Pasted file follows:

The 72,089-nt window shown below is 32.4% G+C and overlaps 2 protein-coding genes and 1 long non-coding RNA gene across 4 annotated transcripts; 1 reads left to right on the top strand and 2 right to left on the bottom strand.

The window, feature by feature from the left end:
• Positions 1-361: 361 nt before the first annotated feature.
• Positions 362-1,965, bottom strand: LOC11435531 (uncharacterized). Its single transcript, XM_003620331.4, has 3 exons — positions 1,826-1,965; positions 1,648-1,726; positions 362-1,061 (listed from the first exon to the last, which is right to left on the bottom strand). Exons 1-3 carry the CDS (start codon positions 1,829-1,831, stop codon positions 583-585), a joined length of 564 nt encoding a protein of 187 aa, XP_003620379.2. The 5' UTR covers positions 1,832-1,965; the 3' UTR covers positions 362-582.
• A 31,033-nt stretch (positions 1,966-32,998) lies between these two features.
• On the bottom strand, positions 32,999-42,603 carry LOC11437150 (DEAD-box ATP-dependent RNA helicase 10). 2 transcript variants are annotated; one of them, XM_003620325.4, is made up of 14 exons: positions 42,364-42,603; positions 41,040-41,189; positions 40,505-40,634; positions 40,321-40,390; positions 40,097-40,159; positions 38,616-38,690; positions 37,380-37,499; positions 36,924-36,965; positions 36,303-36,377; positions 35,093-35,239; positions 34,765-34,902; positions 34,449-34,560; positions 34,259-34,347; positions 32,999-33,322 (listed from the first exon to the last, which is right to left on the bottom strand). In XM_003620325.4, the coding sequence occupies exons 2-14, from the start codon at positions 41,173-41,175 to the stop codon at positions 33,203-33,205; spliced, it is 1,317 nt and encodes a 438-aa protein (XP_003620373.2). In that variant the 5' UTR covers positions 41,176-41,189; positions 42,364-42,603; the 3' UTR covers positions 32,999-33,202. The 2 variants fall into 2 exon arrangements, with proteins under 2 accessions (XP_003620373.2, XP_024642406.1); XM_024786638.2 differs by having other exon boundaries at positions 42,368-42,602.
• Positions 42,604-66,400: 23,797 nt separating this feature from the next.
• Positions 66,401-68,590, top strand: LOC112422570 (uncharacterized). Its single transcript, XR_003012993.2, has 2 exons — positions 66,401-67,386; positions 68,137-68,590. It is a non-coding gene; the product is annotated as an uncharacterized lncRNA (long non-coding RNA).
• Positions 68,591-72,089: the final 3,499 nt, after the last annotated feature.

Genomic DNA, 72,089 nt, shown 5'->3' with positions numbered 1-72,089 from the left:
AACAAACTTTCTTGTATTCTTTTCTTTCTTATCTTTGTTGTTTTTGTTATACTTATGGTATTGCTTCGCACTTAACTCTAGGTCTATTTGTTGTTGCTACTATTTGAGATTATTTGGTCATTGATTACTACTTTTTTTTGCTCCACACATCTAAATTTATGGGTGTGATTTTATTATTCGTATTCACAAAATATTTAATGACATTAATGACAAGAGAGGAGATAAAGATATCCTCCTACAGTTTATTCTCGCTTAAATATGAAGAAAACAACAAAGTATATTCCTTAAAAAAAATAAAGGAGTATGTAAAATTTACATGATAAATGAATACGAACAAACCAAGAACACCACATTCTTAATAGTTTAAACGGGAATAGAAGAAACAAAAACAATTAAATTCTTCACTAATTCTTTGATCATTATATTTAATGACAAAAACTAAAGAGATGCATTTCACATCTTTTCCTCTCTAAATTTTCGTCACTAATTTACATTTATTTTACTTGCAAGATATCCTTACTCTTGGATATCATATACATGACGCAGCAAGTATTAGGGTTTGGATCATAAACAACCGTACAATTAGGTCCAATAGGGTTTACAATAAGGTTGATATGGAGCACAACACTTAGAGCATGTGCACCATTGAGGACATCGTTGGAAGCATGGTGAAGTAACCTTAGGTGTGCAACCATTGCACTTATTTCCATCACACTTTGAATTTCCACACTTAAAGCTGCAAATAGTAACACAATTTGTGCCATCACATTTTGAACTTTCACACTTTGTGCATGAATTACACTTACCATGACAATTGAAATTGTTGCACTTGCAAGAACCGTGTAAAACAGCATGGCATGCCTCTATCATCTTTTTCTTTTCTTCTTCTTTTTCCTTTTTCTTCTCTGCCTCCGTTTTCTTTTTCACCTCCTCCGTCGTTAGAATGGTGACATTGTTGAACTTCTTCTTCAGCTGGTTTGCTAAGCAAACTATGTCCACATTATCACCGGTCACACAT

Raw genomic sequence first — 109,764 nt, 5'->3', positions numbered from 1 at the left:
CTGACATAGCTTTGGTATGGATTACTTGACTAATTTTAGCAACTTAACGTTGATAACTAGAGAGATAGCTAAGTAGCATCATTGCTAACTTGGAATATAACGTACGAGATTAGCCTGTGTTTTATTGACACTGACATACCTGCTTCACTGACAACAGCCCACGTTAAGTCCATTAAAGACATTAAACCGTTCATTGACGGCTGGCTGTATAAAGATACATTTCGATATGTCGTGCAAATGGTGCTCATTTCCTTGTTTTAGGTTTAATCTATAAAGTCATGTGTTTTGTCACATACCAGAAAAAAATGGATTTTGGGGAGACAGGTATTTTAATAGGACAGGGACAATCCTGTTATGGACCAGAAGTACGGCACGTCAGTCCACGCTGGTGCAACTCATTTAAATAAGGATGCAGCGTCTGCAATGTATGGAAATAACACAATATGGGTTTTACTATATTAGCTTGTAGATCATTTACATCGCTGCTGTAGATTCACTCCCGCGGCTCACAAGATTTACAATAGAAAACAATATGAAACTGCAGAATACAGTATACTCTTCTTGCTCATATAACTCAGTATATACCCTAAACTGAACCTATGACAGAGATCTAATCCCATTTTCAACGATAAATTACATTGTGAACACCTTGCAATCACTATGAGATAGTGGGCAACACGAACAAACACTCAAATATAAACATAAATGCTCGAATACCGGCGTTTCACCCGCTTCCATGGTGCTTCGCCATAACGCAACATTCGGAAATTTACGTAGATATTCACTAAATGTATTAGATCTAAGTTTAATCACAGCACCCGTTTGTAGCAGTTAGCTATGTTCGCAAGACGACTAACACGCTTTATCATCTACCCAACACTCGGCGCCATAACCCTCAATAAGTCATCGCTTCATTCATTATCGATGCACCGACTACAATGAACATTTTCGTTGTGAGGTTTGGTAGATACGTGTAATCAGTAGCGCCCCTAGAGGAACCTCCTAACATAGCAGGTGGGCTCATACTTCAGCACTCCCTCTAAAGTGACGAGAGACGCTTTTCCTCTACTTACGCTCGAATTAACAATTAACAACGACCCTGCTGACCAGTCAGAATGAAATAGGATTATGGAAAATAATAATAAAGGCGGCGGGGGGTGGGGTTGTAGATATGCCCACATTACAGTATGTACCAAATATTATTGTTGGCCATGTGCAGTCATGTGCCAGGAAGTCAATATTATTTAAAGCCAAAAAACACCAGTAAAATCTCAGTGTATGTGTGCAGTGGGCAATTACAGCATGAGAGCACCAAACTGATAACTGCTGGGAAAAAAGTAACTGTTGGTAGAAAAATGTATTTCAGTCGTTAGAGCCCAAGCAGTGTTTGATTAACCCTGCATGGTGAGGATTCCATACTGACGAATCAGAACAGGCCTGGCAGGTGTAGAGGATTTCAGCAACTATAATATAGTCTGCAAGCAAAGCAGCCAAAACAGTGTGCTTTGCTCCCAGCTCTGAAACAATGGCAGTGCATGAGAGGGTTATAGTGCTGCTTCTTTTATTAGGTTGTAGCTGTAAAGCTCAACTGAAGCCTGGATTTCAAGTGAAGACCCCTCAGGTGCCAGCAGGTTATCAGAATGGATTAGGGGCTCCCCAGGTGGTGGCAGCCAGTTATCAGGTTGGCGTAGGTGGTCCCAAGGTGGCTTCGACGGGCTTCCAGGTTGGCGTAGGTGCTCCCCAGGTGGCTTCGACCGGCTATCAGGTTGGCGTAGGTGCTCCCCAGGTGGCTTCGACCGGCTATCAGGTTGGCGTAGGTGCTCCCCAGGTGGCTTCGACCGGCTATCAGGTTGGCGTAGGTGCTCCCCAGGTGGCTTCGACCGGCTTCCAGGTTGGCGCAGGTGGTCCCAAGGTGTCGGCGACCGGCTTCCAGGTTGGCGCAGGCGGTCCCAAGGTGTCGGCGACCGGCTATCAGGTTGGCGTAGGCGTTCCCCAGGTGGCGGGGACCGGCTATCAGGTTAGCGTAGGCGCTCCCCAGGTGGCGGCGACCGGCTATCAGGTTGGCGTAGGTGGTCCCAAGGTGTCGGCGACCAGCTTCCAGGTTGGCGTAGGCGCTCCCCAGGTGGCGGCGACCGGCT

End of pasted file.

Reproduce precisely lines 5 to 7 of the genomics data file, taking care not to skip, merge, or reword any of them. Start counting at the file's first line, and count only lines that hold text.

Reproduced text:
• A 31,033-nt stretch (positions 1,966-32,998) lies between these two features.
• On the bottom strand, positions 32,999-42,603 carry LOC11437150 (DEAD-box ATP-dependent RNA helicase 10). 2 transcript variants are annotated; one of them, XM_003620325.4, is made up of 14 exons: positions 42,364-42,603; positions 41,040-41,189; positions 40,505-40,634; positions 40,321-40,390; positions 40,097-40,159; positions 38,616-38,690; positions 37,380-37,499; positions 36,924-36,965; positions 36,303-36,377; positions 35,093-35,239; positions 34,765-34,902; positions 34,449-34,560; positions 34,259-34,347; positions 32,999-33,322 (listed from the first exon to the last, which is right to left on the bottom strand). In XM_003620325.4, the coding sequence occupies exons 2-14, from the start codon at positions 41,173-41,175 to the stop codon at positions 33,203-33,205; spliced, it is 1,317 nt and encodes a 438-aa protein (XP_003620373.2). In that variant the 5' UTR covers positions 41,176-41,189; positions 42,364-42,603; the 3' UTR covers positions 32,999-33,202. The 2 variants fall into 2 exon arrangements, with proteins under 2 accessions (XP_003620373.2, XP_024642406.1); XM_024786638.2 differs by having other exon boundaries at positions 42,368-42,602.
• Positions 42,604-66,400: 23,797 nt separating this feature from the next.